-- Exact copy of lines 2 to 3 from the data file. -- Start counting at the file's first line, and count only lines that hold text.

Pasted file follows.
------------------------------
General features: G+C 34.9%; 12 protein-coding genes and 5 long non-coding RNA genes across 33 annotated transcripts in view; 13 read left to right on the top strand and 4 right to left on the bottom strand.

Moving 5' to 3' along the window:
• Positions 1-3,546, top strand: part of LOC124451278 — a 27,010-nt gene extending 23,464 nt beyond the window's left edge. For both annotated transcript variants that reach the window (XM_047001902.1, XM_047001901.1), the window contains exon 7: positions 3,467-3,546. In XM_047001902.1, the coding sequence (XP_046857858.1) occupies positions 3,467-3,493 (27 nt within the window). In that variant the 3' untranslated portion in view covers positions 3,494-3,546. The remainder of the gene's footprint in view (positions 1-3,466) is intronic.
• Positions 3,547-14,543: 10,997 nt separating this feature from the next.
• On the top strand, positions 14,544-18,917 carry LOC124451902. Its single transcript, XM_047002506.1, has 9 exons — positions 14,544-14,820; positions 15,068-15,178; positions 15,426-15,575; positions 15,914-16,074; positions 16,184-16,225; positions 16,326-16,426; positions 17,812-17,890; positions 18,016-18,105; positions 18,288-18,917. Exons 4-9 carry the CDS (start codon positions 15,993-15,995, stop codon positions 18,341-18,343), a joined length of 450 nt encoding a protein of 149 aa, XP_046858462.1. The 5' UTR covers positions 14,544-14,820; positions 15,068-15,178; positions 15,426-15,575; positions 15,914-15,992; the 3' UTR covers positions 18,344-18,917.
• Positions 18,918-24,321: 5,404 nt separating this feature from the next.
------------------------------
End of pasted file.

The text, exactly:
Moving 5' to 3' along the window:
• Positions 1-3,546, top strand: part of LOC124451278 — a 27,010-nt gene extending 23,464 nt beyond the window's left edge. For both annotated transcript variants that reach the window (XM_047001902.1, XM_047001901.1), the window contains exon 7: positions 3,467-3,546. In XM_047001902.1, the coding sequence (XP_046857858.1) occupies positions 3,467-3,493 (27 nt within the window). In that variant the 3' untranslated portion in view covers positions 3,494-3,546. The remainder of the gene's footprint in view (positions 1-3,466) is intronic.